Brown Bess with Russian Marks????

Discussion in 'Firearm Identification' started by Jonathan Lovell, Sep 10, 2019.

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  1. Sep 10, 2019 #1

    Jonathan Lovell

    Jonathan Lovell

    Jonathan Lovell

    32 Cal

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    Hi all
    I am working on two flintlock muskets (one is a conversion), They are both marked T and GB over the barrel and in other places and dated to 1760. These appear to be British marks and the guns are basically Long Land pattern Brown Besses set up in Sweden (probably using Swedish stocks) and a doglock. Both gun barrels are marked with 3 point crowns. This type of crown is also on the coat of arms for the Swedish Riksdag (tre kronor) of the 18th century and onwards.
    This 3-point crown is also associated with the City of Vyborg, Russia. In addition, the first indented box cartouche on the side plate of my Pomeranian musket appears to show a capital N followed by two overlapping Vs and an H (NWH); this symbol also appeared on the Vyborgskiy Infantry Ordinance Flag during the 7 Years War. See picture.
    This does not seem possible until I consider that Russian Iron exports to Britain doubled around 1760 and Vyborg was most probably the embarkation point.
    Has anyone else seen anything like this before?
    Thanks in anticipation.
     

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  2. Sep 10, 2019 #2

    Loyalist Dave

    Loyalist Dave

    Loyalist Dave

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    You might have model1747 Swedish muskets, which were very Bess-like when made. After 1721, The Kingdom of Sweden slowly declined, as it did not have the resources to hold and support its territories. Eastern Sweden fell to Russia in 1809, and it was then called the Grand Principality of Finland. So, especially with having a flint conversion, you may have muskets that fell into Russian hands at that time, and were marked as such after that date.

    LD
     
  3. Sep 10, 2019 #3

    Jonathan Lovell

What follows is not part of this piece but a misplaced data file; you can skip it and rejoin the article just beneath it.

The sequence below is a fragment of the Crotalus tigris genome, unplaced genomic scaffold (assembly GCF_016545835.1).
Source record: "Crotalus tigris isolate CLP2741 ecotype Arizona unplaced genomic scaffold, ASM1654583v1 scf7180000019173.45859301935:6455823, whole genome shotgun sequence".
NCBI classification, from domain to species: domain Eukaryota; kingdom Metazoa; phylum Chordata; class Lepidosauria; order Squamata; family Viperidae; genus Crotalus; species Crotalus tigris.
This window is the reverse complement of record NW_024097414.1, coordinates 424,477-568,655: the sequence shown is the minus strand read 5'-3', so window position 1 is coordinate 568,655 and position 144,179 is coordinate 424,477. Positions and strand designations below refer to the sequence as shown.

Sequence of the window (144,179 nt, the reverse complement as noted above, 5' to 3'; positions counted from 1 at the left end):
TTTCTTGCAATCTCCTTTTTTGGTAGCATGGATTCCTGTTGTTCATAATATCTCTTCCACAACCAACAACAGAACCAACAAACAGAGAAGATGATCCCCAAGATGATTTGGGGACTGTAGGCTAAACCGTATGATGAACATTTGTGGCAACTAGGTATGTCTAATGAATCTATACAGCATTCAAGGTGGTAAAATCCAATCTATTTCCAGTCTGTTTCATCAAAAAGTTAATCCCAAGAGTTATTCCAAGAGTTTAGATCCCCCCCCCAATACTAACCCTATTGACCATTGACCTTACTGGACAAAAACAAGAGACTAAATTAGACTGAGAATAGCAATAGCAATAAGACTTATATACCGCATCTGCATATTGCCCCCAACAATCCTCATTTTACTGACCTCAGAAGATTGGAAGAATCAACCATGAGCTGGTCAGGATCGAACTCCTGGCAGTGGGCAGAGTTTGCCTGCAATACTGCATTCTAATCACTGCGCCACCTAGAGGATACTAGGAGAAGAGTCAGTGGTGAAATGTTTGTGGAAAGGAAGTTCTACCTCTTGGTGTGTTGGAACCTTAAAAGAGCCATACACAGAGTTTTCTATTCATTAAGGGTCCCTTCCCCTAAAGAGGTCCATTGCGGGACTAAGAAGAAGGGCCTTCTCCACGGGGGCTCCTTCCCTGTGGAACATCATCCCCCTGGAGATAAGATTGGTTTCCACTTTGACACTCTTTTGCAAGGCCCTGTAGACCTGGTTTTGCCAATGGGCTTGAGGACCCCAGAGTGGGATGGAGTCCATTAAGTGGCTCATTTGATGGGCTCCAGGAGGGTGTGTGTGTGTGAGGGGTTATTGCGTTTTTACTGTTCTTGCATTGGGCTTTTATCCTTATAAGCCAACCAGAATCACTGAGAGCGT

Jonathan Lovell

    Jonathan Lovell

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    Hi Dave,
    I am certain it is not the M1747, the side plate is wrong. It is definitely the M1760/1762. The stock fore-end of the gun in the photo is not original, neither are the last two thimbles. I have a second Swedish musket from the same year that is completely intact and nearly identical. The Swedish museum show the same two variants for the M1760/62. All have the T over GB mark.
     

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  4. Sep 10, 2019 #4

    Jonathan Lovell

    Jonathan Lovell

    Jonathan Lovell

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    I also do not know what to make of the capital R. It is stamped under the barrels of both guns. Perhaps it stands for Russia.
     
  5. Sep 11, 2019 #5

    Jonathan Lovell

    Jonathan Lovell

    Jonathan Lovell

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    I just found another identical gun to my pair. It also has the Vyborg emblem and the GB marks together on the side plate. It has been identified as Swedish. Britain supplying Russia with arms in 1760, interesting…..
     

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  6. Sep 11, 2019 #6

    TFoley

    TFoley

    TFoley

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    Sir, it would seem to me that you have answered your own question.
     
  7. Sep 11, 2019 #7

    Jonathan Lovell

    Jonathan Lovell

    Jonathan Lovell

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    I didn’t mean to, sorry. I found this all out over the last 24 hours and the Vyborg stamp this morning.
     
  8. Sep 11, 2019 #8

    TFoley

    TFoley

    TFoley

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    It is of no consequence - you need not say sorry for anything. You posted an interesting post, after all, and for most of us it was a look at a part of firearms history of which we were unaware. What I know about the Swedish and their former huge empire, their battles with Russians and the involvement of Poland and Lithuania [and others] in the Great Northern Wars, could be written on the toenail of a gnat.
     
  9. Sep 11, 2019 #9

    Jonathan Lovell

    Jonathan Lovell

    Jonathan Lovell

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    Thanks, I really did not expect to find another with that mark. Also, the barrel is 42 inches so it is more like a Short Land Pattern.
     
  10. Sep 12, 2019 #10

    TFoley

    TFoley

    TFoley

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    For a really well-enacted take on the Great Northern War, I recommend the 2007 Russian movie - The Sovereign's Servant (Russian: Слуга государев, Sluga Gosudarev). It depicts the events of the Great Northern War, with a particular focus on the Battle of Poltava. There is a great deal of battlefield mayhem and slaughter, as well as a LOT of use of infantry at Army level. A close look at the arms used would not go amiss, since this movie was made with little regard for the cost of producing it. There were, for example, over 20,000 REAL extras, NOT CGI.
     

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